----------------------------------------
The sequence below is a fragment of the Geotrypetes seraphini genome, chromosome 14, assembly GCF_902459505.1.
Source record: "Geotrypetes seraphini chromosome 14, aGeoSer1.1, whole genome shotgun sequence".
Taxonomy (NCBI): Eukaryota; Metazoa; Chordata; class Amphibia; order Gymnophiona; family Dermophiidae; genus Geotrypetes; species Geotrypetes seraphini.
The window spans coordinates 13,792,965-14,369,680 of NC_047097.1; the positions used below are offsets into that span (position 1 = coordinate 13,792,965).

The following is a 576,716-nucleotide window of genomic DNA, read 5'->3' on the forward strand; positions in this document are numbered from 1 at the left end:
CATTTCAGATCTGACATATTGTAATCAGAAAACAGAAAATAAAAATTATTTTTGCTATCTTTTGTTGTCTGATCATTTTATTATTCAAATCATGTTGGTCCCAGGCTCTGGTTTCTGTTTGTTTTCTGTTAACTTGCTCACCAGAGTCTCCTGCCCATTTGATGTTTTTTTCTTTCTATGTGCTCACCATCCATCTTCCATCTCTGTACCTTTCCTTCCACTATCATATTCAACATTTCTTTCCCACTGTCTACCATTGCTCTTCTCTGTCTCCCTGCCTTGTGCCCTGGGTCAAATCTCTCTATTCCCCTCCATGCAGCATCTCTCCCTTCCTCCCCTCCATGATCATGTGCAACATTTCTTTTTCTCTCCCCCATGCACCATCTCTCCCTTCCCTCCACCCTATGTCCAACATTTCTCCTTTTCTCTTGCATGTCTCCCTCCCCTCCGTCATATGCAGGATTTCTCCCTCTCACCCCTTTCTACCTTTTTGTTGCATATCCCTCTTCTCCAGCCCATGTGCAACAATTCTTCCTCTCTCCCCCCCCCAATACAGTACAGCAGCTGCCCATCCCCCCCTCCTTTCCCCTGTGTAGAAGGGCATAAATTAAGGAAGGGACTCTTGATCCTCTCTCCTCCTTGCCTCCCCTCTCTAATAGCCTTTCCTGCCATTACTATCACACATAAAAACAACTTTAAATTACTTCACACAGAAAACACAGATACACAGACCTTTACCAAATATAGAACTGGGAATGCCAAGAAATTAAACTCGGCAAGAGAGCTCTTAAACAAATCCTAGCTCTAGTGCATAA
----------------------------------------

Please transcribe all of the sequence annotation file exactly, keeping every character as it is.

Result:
The sequence below is a fragment of the Geotrypetes seraphini genome, chromosome 14, assembly GCF_902459505.1.
Source record: "Geotrypetes seraphini chromosome 14, aGeoSer1.1, whole genome shotgun sequence".
Taxonomy (NCBI): Eukaryota; Metazoa; Chordata; class Amphibia; order Gymnophiona; family Dermophiidae; genus Geotrypetes; species Geotrypetes seraphini.
The window spans coordinates 13,792,965-14,369,680 of NC_047097.1; the positions used below are offsets into that span (position 1 = coordinate 13,792,965).

The following is a 576,716-nucleotide window of genomic DNA, read 5'->3' on the forward strand; positions in this document are numbered from 1 at the left end:
CATTTCAGATCTGACATATTGTAATCAGAAAACAGAAAATAAAAATTATTTTTGCTATCTTTTGTTGTCTGATCATTTTATTATTCAAATCATGTTGGTCCCAGGCTCTGGTTTCTGTTTGTTTTCTGTTAACTTGCTCACCAGAGTCTCCTGCCCATTTGATGTTTTTTTCTTTCTATGTGCTCACCATCCATCTTCCATCTCTGTACCTTTCCTTCCACTATCATATTCAACATTTCTTTCCCACTGTCTACCATTGCTCTTCTCTGTCTCCCTGCCTTGTGCCCTGGGTCAAATCTCTCTATTCCCCTCCATGCAGCATCTCTCCCTTCCTCCCCTCCATGATCATGTGCAACATTTCTTTTTCTCTCCCCCATGCACCATCTCTCCCTTCCCTCCACCCTATGTCCAACATTTCTCCTTTTCTCTTGCATGTCTCCCTCCCCTCCGTCATATGCAGGATTTCTCCCTCTCACCCCTTTCTACCTTTTTGTTGCATATCCCTCTTCTCCAGCCCATGTGCAACAATTCTTCCTCTCTCCCCCCCCCAATACAGTACAGCAGCTGCCCATCCCCCCCTCCTTTCCCCTGTGTAGAAGGGCATAAATTAAGGAAGGGACTCTTGATCCTCTCTCCTCCTTGCCTCCCCTCTCTAATAGCCTTTCCTGCCATTACTATCACACATAAAAACAACTTTAAATTACTTCACACAGAAAACACAGATACACAGACCTTTACCAAATATAGAACTGGGAATGCCAAGAAATTAAACTCGGCAAGAGAGCTCTTAAACAAATCCTAGCTCTAGTGCATAA